So, as revolutionary as the N5,000 stipend sounds, it is a policy that can never see the light of day, whether we like it or not.
Most times, we get promises of people-oriented projects which when implemented end up becoming an avenue for the politicians and the elite to siphon more money from the people’s purse. SURE-P is one of such projects. It started out as a project “to cushion the effect of partial removal of the petrol subsidy”, but ended up as a cash cow for political cronies of the then ruling party. It said it repaired roads, but the people still die on the bad roads. It duplicated the (non-existent) works of the Federal Roads Maintenance Agency and the Federal Ministry of Works.
Therefore, it will be a disservice to the good people of Nigeria if in the name of fulfilling campaign promises, the new administration takes the country back to the past days of impunity. It is common knowledge that the level of impunity in the country is mind-boggling. That was why everybody did what was good in their own mind, not minding whose ox was gored. For instance, the current government’s Treasury Single Account policy exposed hundreds of idle/dishonest accounts opened in the name of the government by various individuals.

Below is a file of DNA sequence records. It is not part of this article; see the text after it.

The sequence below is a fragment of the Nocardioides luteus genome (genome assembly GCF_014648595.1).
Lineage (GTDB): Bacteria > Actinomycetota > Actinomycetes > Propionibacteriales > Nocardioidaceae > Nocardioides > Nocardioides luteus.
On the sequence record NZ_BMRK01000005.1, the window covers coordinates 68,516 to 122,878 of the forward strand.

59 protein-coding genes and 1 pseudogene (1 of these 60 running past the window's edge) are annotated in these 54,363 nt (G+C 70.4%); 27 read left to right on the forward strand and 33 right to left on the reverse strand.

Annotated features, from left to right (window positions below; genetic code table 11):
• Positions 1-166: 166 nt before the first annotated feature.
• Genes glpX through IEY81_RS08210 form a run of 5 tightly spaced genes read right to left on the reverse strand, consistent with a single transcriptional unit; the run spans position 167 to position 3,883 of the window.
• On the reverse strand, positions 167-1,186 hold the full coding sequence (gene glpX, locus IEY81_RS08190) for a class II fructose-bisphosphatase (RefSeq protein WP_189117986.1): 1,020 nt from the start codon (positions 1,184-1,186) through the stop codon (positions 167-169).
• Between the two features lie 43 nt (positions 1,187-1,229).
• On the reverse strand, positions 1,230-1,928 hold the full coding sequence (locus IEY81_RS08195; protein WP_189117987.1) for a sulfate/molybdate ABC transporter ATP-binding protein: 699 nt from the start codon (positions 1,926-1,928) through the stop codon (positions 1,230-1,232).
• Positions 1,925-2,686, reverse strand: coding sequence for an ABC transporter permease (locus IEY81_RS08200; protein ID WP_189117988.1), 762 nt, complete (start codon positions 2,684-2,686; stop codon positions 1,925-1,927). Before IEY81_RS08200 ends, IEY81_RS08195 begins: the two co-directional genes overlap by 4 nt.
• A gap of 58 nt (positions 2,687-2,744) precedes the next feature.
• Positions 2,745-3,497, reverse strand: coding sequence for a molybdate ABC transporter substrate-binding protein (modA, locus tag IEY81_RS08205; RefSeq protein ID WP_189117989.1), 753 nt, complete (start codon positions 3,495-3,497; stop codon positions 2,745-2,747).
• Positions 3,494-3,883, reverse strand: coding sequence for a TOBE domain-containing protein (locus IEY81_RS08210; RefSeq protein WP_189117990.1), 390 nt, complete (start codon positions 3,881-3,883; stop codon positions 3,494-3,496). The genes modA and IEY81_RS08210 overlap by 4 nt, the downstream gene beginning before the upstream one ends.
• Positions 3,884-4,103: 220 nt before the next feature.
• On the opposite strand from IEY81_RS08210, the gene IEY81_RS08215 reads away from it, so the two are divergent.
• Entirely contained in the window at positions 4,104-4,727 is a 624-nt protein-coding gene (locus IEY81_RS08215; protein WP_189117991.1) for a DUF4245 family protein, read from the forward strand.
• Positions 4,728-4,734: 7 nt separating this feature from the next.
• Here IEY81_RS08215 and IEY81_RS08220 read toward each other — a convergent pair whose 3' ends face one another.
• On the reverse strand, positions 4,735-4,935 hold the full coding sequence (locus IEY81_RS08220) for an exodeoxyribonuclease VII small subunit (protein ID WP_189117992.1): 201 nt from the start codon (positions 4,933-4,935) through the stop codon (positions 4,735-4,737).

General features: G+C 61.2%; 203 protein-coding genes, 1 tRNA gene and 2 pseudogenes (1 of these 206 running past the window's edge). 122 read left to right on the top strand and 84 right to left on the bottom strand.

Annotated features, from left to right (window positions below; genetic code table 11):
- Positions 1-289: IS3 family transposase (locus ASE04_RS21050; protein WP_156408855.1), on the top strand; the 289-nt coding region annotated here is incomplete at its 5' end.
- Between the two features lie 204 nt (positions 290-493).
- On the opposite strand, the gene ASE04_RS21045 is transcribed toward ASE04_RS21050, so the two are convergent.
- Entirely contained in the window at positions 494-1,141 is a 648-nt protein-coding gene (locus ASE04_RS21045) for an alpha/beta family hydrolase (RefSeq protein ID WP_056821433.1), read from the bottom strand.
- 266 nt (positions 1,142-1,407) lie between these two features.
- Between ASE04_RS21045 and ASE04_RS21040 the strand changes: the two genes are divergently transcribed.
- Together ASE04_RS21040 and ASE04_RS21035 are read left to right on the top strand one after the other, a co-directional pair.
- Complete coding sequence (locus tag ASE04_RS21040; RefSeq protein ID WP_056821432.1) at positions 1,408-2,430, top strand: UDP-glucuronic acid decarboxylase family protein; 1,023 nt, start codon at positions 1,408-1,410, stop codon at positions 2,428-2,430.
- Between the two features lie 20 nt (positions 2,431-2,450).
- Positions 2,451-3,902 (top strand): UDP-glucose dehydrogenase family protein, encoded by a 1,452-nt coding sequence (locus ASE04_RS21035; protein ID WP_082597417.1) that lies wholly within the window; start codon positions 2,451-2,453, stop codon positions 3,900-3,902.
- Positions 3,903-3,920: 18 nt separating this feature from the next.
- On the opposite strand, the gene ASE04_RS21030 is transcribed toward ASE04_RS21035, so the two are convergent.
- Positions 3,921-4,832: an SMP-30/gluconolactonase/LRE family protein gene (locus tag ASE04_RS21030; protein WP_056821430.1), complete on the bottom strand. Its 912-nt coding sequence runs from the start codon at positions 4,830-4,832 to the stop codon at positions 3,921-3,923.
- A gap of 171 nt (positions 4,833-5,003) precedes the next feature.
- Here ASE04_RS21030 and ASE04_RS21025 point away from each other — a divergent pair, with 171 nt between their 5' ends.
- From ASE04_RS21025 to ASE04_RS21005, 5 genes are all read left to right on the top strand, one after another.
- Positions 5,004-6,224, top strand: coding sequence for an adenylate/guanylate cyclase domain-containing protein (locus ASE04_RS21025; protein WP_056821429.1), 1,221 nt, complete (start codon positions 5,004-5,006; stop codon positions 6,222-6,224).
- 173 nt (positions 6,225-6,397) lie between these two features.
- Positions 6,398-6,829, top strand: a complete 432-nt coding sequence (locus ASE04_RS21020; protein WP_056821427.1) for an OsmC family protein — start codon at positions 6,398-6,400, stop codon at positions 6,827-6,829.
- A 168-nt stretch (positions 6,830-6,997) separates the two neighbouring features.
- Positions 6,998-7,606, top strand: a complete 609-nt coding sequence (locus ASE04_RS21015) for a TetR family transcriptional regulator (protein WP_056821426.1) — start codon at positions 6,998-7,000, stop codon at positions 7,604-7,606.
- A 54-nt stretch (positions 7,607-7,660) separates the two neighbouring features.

In Kaduna State alone, N24bn was discovered in over 470 hidden accounts opened in 23 different banks. Similarly, the Niger State governor recently said the state’s decision to adopt the TSA policy was as a result of the discovery of 400 bank accounts being operated by various Ministries, Departments and Agencies which made monitoring and control of state revenue accounts difficult. There are lots of leakages, wastage and corruption in government. Until we totally plug these holes in the body polity, disbursement of N5,000 to 25 million Nigerians will end up opening a fresh Pandora box and truncating the emerging New Nigeria.
Nevertheless, if the Buhari administration wants to make an impact, let it establish a Green Fund with the money it is currently mopping up from its anti-corruption war and the ongoing TSA policy. These funds could be dedicated to the establishment of green jobs. The environment has the potential to create new money just as Nollywood did for the country.